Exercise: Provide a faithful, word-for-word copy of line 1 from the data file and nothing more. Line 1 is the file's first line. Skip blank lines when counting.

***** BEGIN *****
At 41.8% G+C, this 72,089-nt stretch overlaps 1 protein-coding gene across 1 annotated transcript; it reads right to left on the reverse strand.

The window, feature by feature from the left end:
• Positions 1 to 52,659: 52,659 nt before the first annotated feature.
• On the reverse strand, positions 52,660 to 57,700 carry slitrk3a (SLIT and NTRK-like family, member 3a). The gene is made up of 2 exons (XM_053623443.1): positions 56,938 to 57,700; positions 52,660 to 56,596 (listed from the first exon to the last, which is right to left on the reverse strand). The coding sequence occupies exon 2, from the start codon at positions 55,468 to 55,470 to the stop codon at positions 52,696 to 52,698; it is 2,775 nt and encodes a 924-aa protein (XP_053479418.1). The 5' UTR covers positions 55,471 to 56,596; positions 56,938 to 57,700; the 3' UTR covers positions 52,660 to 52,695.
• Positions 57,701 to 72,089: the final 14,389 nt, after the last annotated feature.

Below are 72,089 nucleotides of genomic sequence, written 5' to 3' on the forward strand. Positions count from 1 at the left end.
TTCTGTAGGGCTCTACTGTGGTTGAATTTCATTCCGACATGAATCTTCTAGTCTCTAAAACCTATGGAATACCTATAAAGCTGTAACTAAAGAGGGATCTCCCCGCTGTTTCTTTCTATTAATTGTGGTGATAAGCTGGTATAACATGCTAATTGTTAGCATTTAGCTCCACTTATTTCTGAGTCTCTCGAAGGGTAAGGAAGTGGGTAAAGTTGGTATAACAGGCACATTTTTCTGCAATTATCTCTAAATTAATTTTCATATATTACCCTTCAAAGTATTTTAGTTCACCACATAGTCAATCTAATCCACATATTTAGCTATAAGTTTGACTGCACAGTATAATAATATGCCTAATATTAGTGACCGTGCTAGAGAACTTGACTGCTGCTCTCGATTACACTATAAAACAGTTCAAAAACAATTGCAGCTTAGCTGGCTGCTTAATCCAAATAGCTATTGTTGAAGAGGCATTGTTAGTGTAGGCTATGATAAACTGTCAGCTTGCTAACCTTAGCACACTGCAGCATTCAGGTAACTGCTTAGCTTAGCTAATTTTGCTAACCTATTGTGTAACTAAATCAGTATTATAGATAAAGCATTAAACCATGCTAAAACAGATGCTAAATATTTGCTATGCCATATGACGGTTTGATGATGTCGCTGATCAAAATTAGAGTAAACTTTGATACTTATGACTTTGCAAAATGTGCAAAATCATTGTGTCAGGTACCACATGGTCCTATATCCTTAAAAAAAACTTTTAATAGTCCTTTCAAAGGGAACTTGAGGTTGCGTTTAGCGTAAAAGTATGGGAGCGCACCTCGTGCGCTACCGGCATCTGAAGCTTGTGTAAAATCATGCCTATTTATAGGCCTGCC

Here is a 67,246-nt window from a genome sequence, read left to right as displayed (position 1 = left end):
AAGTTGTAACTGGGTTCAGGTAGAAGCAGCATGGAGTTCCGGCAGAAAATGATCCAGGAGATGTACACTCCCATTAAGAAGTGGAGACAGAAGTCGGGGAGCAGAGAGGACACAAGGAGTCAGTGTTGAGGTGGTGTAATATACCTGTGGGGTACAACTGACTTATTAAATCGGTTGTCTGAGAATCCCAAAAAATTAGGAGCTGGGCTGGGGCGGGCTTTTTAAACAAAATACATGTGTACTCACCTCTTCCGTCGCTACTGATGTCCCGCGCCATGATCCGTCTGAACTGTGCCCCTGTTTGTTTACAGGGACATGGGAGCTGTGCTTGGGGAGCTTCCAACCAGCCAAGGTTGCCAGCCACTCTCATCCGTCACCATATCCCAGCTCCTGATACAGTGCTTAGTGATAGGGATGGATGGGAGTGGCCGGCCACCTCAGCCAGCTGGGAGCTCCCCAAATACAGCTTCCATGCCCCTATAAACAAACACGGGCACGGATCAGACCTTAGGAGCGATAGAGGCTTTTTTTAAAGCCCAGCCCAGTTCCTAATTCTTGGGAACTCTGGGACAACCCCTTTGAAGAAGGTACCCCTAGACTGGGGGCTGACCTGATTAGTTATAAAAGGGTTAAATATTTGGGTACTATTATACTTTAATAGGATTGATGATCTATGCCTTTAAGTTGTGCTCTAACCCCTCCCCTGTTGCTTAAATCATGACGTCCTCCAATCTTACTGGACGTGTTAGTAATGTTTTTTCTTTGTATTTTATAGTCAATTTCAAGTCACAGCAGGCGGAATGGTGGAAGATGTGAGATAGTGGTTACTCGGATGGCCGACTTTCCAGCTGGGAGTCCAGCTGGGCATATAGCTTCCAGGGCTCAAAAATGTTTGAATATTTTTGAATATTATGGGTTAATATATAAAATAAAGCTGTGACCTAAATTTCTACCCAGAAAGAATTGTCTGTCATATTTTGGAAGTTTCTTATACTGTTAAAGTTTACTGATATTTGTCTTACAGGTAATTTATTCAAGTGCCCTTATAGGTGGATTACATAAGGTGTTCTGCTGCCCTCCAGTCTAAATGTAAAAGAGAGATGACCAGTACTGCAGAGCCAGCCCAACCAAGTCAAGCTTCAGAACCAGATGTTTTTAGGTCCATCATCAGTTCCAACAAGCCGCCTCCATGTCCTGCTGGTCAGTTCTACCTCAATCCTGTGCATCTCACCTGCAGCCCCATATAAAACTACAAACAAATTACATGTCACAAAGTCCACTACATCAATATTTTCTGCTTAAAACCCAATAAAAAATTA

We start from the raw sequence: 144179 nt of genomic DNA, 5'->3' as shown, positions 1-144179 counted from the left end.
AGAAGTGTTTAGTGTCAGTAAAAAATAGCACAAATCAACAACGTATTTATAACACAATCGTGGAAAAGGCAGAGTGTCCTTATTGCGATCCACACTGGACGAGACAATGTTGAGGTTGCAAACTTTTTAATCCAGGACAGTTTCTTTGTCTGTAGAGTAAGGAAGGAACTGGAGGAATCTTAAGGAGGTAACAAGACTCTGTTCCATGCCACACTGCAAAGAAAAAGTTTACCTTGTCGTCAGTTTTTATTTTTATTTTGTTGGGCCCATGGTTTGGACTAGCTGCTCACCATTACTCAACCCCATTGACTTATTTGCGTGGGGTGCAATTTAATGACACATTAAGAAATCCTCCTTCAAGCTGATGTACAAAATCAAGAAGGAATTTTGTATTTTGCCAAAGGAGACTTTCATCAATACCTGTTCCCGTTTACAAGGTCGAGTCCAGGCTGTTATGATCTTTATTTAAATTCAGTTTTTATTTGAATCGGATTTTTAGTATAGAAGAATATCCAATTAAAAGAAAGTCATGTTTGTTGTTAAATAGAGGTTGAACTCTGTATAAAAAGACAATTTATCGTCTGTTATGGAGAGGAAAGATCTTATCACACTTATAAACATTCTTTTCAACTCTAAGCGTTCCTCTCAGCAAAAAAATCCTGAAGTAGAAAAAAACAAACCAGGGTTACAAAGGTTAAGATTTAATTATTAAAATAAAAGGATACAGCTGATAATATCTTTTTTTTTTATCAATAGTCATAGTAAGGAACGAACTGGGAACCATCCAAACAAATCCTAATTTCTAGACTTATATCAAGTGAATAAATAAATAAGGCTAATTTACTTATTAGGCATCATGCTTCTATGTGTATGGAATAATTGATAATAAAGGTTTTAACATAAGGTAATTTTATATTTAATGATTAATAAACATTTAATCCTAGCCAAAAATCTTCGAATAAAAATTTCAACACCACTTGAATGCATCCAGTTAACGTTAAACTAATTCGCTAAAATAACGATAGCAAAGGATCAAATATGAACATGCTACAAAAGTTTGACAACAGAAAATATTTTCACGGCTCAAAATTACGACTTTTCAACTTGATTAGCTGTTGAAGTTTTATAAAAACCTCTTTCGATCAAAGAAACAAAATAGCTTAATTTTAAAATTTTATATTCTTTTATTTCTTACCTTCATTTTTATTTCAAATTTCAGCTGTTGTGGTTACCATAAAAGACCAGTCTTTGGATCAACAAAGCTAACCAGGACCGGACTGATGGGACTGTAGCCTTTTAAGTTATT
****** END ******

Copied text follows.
At 41.8% G+C, this 72,089-nt stretch overlaps 1 protein-coding gene across 1 annotated transcript; it reads right to left on the reverse strand.